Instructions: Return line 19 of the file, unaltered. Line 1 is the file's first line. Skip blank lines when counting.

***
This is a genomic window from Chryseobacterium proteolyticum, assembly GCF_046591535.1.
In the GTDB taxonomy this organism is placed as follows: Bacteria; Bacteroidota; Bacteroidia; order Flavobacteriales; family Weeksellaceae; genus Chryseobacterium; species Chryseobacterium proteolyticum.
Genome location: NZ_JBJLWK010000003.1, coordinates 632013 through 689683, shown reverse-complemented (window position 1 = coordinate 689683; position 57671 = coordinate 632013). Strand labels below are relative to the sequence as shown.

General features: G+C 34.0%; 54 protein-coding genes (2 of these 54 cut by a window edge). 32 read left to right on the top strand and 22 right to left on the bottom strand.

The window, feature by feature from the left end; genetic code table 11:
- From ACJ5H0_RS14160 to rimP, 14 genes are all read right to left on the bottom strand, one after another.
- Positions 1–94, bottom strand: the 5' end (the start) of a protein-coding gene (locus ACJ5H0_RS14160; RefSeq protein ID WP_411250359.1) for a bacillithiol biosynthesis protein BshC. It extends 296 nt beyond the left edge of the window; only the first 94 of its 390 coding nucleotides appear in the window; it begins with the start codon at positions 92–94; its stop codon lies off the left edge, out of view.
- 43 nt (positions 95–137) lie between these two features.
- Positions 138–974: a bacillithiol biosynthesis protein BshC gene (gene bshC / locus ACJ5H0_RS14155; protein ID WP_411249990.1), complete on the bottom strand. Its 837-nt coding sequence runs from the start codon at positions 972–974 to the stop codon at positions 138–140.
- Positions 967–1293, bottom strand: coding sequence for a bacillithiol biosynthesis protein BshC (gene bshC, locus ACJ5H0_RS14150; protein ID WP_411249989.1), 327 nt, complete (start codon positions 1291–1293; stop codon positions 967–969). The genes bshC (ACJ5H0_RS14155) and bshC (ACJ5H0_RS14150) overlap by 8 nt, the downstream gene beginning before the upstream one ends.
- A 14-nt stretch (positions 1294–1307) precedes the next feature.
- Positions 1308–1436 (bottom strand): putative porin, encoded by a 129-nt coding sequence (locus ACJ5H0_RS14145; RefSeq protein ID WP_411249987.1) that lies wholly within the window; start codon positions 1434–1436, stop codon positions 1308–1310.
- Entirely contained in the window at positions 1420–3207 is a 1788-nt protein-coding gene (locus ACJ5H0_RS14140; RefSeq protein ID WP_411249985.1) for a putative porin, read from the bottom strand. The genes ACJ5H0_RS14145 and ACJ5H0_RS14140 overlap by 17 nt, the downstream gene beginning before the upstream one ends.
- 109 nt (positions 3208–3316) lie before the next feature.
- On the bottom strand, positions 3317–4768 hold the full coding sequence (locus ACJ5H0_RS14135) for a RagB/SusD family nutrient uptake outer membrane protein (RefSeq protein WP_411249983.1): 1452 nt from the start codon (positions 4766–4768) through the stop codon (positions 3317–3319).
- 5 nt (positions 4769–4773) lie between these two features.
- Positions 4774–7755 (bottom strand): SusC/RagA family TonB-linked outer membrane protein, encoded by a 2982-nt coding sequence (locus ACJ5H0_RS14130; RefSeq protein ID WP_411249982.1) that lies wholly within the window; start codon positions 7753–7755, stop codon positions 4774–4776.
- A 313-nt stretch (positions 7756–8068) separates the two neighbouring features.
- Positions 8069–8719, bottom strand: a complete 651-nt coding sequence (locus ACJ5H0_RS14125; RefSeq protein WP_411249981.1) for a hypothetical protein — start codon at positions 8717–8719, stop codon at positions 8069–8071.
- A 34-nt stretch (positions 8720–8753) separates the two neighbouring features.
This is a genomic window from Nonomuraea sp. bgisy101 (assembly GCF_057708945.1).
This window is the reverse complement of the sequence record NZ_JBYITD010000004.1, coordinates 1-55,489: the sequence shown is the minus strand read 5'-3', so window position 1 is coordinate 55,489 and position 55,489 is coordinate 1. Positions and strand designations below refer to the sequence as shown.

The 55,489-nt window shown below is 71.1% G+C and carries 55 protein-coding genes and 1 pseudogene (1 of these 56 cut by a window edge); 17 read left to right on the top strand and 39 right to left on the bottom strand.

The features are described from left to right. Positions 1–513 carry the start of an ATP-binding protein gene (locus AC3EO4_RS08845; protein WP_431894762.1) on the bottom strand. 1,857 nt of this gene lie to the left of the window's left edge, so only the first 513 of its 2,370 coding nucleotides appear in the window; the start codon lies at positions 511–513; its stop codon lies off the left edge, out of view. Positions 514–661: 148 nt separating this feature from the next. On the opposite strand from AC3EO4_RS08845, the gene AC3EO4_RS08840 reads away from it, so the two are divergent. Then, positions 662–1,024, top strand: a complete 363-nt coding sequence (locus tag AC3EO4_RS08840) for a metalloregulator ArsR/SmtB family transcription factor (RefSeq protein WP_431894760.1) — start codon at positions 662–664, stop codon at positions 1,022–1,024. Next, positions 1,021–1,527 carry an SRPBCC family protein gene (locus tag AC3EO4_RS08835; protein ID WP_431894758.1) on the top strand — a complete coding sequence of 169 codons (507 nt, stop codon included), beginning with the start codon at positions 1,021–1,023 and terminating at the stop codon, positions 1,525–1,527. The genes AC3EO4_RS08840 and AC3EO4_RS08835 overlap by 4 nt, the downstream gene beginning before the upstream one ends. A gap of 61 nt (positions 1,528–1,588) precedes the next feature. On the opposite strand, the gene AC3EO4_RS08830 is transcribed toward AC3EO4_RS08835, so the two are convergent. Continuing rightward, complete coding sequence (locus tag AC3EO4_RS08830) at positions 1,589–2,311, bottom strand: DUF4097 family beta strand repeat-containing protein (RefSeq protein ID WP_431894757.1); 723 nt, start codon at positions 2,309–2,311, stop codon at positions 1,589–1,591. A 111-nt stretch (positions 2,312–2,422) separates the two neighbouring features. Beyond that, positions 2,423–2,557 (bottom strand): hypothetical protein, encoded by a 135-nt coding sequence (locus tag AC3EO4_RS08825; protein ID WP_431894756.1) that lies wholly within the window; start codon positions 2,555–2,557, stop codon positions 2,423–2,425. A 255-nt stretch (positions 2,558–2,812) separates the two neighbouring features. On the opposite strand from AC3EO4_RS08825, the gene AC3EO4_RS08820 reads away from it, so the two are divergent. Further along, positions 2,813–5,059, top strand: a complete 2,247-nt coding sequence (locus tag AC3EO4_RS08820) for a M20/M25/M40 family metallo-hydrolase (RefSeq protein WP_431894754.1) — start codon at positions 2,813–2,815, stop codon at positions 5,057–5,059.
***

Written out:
- Positions 8069–8719, bottom strand: a complete 651-nt coding sequence (locus ACJ5H0_RS14125; RefSeq protein WP_411249981.1) for a hypothetical protein — start codon at positions 8717–8719, stop codon at positions 8069–8071.